Guest post. Translated from the French by Tim Gupwell
Financiers loathe risk, though they don’t mind so much if it is others bearing it. When they refer to it they juxtapose terms of risk aversion or, its opposite, appetite for risk, but this is only another of their manners of speaking (of which they have so many). In reality they cannot stand others making them take risks and when this is required, they make their feelings known about it in the strongest possible terms.
For having played with fire to an excessive degree, the Spanish government is paying the price on the markets, as indeed are the European authorities, due to repeated prevarications. One has lost count of the number of videoconferences on the subject of the Greek elections, but nothing has come along to relieve the incertitude hovering on the horizon. Italy is also caught in the storm, Mario Monti obliged to deny the necessity for a rescue plan for his country, feeling the need to add an “even in the future” in his desire to be convincing. Three crises are in the process of coming together at the same time and the authorities are still discussing whether the EFSF or the ESM is going to be used to bail out the banks…
Guest post. Translated from the French by Tim Gupwell.
A Euro trading this morning at 1.2389 dollars, and sharply rising bond rates, reveal that capital continues to flow out of the Euro zone and that investors are selling Spanish and Italian bonds (both tarred with the same brush) whenever they can. They are also seeking refuge in the purchase of American, British or German debt whose rates are historically low, a phenomenon just as worrying as the rising costs of the others. German two-year bonds issued with a zero coupon, something never seen before, while the Spanish have to pay 6.7% and the Italians more than 6%. The most worrying aspect being that the fate of Italy is linked to that of Spain.
There has been no lack of hasty secret meetings, including with the Americans. Yesterday, the Spanish minister of the economy Luis De Guindos met up in Berlin with the German finance minister Wolfgang Schäuble, without any of the content of their discussions filtering out. Steffen Seibert, spokesperson for the German government declared to journalists that “the German government has faith in structural reforms pursued by the Spanish government”. In the afternoon, a telephone conference was held, involving Angela Merkel, Barack Obama, Mario Monti, and François Hollande (as at every occasion when the discussion is serious, nothing came out of it). The vice-president of the Spanish government, Soraya Saénz of Santamaría, has been dispatched to the United States, where she is due to meet Christine Lagarde and Timothy Geithner.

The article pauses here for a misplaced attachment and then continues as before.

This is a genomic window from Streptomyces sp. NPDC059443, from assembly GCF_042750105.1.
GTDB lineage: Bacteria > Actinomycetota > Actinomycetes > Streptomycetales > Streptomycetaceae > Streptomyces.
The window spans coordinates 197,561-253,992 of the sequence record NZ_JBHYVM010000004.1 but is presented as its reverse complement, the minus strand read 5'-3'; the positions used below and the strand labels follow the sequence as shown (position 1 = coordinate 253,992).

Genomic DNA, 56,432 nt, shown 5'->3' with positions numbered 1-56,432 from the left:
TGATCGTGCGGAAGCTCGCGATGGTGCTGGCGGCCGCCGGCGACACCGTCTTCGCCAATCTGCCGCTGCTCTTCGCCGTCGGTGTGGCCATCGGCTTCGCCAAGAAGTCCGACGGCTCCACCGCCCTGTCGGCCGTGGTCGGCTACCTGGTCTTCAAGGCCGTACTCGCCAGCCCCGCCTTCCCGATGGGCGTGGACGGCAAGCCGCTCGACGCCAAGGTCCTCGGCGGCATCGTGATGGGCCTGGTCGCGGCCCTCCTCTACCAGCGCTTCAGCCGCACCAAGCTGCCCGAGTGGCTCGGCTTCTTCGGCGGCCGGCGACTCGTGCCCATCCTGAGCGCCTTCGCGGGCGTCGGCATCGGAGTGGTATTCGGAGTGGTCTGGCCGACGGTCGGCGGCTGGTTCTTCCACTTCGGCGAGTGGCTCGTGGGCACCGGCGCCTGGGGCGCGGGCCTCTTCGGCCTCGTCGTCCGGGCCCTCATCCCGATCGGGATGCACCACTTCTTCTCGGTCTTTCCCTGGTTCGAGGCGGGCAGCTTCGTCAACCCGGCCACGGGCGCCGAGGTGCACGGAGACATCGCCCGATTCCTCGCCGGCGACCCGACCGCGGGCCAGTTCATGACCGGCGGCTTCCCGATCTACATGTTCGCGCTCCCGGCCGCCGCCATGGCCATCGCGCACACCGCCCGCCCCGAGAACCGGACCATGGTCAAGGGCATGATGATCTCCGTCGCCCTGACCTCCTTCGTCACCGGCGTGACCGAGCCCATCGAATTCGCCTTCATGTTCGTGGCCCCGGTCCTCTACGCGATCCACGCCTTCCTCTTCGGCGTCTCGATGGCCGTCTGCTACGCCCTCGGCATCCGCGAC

An English translation by Jean-Loup Komarower of the post « ÉBULLITION DU MONDE » ET PROPRIÉTÉ PRIVÉE
Two questions have to be resolved initially: is new wealth created in the production of goods and services and if it is, how can its amount and value be determined? In addition, are the opposing parties that in our contemporary world share the newly created wealth all justified in getting a share and if they do, where do they derive this right and what is the conceptual foundation of this right?
We have the first part of an answer: wealth is necessarily created in the production process since it is subsequently consumed.
So far everyone agrees. We also note that several individual human efforts combine but we cannot be sure that some of these have not been contributed in vain. Those perhaps wasteful efforts belong to a type of activity that is useless in order to obtain the observed result, but however useful for the purpose of being rewarded via remuneration.